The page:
Read Luke 7:31-35
This short passage speaks to me in at least two important ways.
First, my desire to please and have the approval of everyone is futile. It's not going to happen, and its pursuit is misguided.
Luke points out that, as different as John the Baptist and Jesus were, the people did not accept either. John led an ascetic life in the desert. Jesus ate and drank with outcasts. John was a prophet announcing judgment and calling for repentance. Jesus announced God's blessing on the poor and called the rich to repent. Each had a small group of followers, but both were ultimately rejected. There will be people to criticize and find fault with almost any enterprise, especially if there is an expectation of change. Why should I expect to be exempt from criticism and second-guessing?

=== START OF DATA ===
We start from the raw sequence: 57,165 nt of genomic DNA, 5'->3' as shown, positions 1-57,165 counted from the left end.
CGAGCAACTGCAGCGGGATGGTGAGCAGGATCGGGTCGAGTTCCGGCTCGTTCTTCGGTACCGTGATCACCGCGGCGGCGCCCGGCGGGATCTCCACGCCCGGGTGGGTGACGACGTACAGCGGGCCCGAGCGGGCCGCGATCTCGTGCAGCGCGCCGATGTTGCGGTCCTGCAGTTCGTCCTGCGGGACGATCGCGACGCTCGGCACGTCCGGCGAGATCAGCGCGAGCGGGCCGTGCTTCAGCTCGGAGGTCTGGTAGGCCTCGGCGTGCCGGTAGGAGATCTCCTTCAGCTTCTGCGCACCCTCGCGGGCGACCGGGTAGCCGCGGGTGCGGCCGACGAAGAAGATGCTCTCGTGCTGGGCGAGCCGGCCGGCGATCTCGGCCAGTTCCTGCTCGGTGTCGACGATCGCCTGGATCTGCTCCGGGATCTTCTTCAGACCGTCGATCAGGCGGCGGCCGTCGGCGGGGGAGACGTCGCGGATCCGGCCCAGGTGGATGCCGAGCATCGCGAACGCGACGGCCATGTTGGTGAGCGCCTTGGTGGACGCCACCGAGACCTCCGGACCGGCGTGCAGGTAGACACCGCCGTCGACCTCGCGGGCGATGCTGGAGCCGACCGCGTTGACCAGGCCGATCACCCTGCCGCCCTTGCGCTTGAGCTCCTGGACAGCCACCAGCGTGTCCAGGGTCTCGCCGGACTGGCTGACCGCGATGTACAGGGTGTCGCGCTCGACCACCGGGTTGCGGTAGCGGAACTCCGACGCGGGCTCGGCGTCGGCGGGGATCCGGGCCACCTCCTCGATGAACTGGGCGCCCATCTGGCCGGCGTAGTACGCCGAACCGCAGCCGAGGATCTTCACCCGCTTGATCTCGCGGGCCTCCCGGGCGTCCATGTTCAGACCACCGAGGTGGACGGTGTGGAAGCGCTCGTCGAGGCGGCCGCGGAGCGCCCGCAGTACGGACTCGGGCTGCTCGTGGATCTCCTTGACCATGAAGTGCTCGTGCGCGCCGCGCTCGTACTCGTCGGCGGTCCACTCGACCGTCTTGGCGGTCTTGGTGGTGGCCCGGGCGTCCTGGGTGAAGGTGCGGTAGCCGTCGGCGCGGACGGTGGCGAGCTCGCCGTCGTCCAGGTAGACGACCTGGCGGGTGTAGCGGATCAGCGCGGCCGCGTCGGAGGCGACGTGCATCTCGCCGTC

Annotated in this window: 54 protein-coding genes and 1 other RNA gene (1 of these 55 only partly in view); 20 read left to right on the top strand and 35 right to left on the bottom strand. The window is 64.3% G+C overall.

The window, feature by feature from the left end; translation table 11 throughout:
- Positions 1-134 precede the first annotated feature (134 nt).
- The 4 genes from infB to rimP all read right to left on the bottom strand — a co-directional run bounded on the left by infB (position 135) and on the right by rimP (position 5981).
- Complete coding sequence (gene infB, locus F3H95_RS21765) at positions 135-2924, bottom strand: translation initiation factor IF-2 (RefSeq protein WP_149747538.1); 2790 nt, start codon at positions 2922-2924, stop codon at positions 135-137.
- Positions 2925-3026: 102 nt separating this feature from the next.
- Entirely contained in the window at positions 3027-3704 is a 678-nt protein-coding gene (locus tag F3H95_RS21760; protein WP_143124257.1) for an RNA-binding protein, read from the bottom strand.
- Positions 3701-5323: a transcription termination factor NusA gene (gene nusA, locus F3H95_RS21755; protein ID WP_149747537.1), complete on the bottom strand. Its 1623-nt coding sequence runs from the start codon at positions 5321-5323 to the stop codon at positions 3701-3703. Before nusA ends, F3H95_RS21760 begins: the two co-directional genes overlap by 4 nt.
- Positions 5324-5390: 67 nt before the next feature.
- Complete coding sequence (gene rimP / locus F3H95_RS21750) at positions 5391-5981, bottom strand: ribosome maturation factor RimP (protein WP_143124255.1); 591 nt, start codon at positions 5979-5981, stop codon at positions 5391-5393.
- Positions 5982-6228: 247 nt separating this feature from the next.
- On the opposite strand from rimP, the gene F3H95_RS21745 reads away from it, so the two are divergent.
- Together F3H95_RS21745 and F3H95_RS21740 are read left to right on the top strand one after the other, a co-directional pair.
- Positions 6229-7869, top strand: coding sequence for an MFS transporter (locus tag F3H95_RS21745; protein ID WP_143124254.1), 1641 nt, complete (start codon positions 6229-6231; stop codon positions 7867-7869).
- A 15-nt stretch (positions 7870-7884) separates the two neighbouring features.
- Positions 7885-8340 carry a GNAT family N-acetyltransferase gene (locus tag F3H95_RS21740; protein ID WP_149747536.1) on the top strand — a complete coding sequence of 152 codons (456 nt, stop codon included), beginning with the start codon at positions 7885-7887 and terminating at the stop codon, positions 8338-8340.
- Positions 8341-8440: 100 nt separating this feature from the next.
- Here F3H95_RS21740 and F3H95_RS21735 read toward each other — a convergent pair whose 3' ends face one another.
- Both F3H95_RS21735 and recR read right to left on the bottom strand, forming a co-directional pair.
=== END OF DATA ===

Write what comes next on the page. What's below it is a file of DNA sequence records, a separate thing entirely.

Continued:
Secondly, I am like everyone else in this regard. I can always find a reason not to respond to God's call or participate in God's work.
Luke uses the image of children refusing to join each other's games, and, as a result, sitting on the sidelines. There is a temptation to criticize and boycott projects which we did not originate, especially if we have offered an alternative project. How many times have I failed to join in the work, struggles, and celebration of the Kingdom because I had "a better idea?"
Thank goodness for "the children of wisdom" who can get beyond initial impressions, see the evidence of God's work, and give themselves to it enthusiastically.